When It’s Time to Stop Saving for Retirement, it may be prudent to cut current expenses. Contributions to retirement funds may need to be paused. However, before you reduce your retirement savings, make a strategy for when and how you’ll resume your savings practises.
When It’s Time to Stop Saving for Retirement
During a Health Emergency
If you unexpectedly find yourself with medical bills that aren’t covered by your insurance, you’ll most likely have to pay them out of pocket. “In the early stages of a health problem, pausing savings in your 401(k) plan can be advantageous,” says Jay Ferrans, president of JM Financial & Accounting Services in Southfield, Michigan.
Consider putting the money that you would normally put into a 401(k) into a savings account until you need it. This manner, Ferrans explains, “you will have liquid cash to spend on the care as needed later on.”
If you don’t need the money right away, you can put it aside for retirement.
You might invest the funds in a standard IRA or a Roth IRA.
If the funds are used for medical expenses, you can resume regular contributions to a 401(k) once the crisis has passed and you are able to incorporate retirement savings into your monthly budget.
Getting Out of Credit Card Debt
If you have significant credit card amounts that aren’t being paid off every month, it may be in your best interest to put your retirement savings on hold while you pay down the debt.
“The interest costs (from credit cards) would most likely eat into and more than likely exceed whatever profits you could have in your retirement plan,” says Brett Keener, a financial counsellor with Pacific Advisors in San Diego.
Let’s say you owe $15,000 or $20,000 on a credit card with a 15% or 20% interest rate. If your retirement funds earn 5% or 10%, the returns on your money invested will be less than what you are paying on the loan.
“You’d be better off suspending or reducing your contributions until you can pay off your credit card debt on a monthly basis,” Keener advises. After you’ve paid off your debt, you can resume your long-term saving practises.
If one of a married couple’s members loses their work, it may be time for the other spouse to put their retirement funds on hold. You can put the additional money towards expenses that your spouse’s income would normally cover.
“When your spouse gets new work, remember to get started saving as soon as possible,” Ferrans advises.
When it comes to starting a business
You may need capital to purchase merchandise, materials, equipment, or office space to get a new firm off the ground. “If you’re beginning a new business, you might want to put your retirement savings on hold,” adds Keener.
You can resume saving for retirement once the company begins to generate profits.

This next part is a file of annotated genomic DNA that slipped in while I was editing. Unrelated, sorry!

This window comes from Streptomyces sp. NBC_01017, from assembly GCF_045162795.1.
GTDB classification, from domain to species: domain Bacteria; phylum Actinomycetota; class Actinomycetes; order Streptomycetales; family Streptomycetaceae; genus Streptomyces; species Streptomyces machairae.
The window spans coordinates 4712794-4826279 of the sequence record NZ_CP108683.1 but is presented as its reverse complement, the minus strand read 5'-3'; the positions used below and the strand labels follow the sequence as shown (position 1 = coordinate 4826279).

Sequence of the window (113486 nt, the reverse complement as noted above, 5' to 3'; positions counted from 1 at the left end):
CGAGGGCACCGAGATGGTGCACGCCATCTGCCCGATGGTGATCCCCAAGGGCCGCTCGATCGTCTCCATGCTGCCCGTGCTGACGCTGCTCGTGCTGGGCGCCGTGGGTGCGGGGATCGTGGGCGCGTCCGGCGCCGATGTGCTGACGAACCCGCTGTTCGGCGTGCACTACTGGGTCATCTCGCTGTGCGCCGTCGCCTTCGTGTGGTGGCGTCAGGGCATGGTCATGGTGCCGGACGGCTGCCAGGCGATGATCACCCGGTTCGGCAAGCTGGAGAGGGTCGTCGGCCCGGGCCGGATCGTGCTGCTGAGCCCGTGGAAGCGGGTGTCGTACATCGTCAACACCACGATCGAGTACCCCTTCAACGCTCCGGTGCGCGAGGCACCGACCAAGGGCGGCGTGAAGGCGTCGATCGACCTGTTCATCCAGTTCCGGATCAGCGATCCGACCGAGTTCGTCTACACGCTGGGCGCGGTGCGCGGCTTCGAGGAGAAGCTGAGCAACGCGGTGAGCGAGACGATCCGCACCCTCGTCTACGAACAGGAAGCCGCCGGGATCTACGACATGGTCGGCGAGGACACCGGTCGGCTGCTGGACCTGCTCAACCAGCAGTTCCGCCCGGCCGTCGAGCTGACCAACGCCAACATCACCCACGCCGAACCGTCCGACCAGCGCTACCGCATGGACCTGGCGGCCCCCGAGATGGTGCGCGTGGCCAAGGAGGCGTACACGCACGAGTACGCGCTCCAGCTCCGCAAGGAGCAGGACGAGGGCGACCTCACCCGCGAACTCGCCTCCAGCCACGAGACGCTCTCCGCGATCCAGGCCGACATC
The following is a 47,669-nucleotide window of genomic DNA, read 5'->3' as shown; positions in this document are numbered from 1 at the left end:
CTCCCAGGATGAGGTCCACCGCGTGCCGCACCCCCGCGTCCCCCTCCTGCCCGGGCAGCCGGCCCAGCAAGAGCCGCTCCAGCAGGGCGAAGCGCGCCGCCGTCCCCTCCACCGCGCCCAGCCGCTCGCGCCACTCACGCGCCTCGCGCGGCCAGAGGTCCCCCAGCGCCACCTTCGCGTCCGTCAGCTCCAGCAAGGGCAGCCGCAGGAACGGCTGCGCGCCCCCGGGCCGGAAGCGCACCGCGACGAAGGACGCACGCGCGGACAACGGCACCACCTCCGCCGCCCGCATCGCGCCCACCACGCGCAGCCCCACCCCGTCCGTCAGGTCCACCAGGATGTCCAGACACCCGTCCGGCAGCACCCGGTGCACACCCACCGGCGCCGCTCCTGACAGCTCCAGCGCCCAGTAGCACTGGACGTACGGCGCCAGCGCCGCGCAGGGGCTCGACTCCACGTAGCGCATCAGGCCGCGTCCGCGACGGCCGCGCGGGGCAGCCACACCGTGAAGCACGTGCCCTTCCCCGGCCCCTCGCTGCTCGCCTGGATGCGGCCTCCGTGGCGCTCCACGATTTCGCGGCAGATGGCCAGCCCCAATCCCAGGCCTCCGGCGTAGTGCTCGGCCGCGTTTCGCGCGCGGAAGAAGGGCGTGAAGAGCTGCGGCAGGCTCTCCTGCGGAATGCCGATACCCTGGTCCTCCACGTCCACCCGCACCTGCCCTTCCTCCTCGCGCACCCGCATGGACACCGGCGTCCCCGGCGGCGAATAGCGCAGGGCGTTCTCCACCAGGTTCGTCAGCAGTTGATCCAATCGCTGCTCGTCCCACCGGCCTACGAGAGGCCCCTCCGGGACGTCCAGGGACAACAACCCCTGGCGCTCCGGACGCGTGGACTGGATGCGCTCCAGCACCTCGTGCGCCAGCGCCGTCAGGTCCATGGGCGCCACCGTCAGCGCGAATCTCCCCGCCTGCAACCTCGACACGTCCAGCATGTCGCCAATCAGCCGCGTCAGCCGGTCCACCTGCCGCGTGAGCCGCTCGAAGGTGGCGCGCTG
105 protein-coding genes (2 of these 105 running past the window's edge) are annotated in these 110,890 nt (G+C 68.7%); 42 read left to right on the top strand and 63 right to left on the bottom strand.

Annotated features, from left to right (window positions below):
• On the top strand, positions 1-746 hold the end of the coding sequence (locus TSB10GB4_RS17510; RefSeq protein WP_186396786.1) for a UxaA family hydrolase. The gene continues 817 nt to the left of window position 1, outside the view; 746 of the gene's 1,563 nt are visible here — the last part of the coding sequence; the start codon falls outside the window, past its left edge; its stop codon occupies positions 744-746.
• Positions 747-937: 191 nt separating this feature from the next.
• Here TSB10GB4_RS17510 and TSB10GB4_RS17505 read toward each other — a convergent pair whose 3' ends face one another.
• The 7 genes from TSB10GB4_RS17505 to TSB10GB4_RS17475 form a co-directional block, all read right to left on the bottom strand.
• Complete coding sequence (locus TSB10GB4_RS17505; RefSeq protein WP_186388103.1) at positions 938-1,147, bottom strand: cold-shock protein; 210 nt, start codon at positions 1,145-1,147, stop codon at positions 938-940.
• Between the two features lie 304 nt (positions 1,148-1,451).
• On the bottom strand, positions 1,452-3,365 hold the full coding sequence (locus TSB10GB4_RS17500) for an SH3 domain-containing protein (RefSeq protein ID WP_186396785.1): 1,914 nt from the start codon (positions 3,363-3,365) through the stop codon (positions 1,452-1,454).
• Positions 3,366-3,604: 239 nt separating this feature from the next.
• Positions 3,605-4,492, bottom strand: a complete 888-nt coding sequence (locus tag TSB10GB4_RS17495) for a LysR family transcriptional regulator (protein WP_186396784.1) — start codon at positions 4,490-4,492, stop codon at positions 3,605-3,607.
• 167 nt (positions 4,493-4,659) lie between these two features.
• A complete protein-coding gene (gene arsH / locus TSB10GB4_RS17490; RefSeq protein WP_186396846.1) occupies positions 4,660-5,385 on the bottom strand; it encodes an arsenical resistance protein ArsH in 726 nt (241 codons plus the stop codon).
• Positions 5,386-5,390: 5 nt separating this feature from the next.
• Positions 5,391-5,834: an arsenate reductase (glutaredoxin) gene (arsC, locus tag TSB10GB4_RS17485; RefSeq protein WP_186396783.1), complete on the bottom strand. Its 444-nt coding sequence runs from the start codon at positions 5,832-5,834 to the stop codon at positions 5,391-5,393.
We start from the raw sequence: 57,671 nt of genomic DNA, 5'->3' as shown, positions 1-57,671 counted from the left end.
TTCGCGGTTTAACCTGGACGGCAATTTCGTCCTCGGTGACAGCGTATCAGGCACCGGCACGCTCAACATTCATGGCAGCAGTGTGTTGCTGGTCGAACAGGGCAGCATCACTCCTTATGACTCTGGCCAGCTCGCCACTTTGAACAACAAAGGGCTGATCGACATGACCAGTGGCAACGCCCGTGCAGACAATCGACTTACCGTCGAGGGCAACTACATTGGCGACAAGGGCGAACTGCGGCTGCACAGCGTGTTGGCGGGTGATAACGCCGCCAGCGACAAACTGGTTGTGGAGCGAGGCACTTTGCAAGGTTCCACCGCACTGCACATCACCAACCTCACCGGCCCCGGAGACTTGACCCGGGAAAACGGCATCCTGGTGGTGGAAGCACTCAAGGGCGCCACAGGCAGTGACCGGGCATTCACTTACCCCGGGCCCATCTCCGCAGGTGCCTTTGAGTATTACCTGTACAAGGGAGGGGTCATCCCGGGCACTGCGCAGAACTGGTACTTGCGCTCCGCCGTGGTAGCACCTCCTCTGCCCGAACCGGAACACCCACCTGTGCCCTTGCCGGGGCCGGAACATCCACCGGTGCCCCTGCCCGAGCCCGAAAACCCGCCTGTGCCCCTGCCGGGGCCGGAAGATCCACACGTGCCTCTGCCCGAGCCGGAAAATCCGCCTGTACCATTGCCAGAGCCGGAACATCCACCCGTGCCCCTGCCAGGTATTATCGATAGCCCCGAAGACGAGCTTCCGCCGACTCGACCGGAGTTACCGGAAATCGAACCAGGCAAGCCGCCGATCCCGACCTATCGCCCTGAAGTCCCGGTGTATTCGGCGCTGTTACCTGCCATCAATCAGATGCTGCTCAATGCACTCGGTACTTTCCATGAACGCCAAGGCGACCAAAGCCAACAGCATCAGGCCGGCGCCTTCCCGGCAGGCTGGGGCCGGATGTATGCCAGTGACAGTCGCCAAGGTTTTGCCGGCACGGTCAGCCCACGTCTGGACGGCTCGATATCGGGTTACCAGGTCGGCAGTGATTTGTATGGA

However, you should think about the potential consequences before shifting retirement savings to a new firm.
According to Keener, “the money in a retirement plan is truly designed to remain locked away for decades.” If you take it out and the business fails to make a profit, you risk falling behind on your retirement savings goals.
When it comes to saving for a house
If you aim to buy a house in the next several years, you’ll most likely need to save money to cover the upfront fees.
“You may want to lower your retirement contributions to make a higher down payment or to ensure you have a cash reserve when you close on your home,” says the expert.
When It’s Time to Stop Saving for Retirement, Create an Emergency Fund
If you don’t have enough money in your savings account to handle unforeseen bills, you may want to put your retirement plans on hold. You can construct an emergency fund with the money you normally set aside for retirement.
“The present pandemic and its impact on many people’s short-term finances has highlighted the need for a reserve fund,” adds Keener. You can decide to save aside money every month until you have enough to pay three to six months’ worth of living expenses.
When you’ve saved enough, you can put your monthly savings into a retirement account.
When it Comes to Student Loan Repayment
If you’ve recently graduated from college and want to get rid of your student debt, you might use money set aside for retirement to pay down your loans.
You can pay off your student loans in a short amount of time if you concentrate on getting rid of them. The monies you were paying toward student loan amounts each month can then be diverted to long-term savings.
While the Children are in College
You can explore ways to help pay for your children’s education when they start college. While you may want to continue saving a certain amount for retirement, such as employer-matched contributions, you may prefer to use the extra income for school fees rather than retirement savings.
“Pausing unmatched contributions to retirement plans while children are in college could be done to pay for more of the education expenditures out of income rather than putting on debt,” adds Keener. You can resume saving for retirement once their college years are over.
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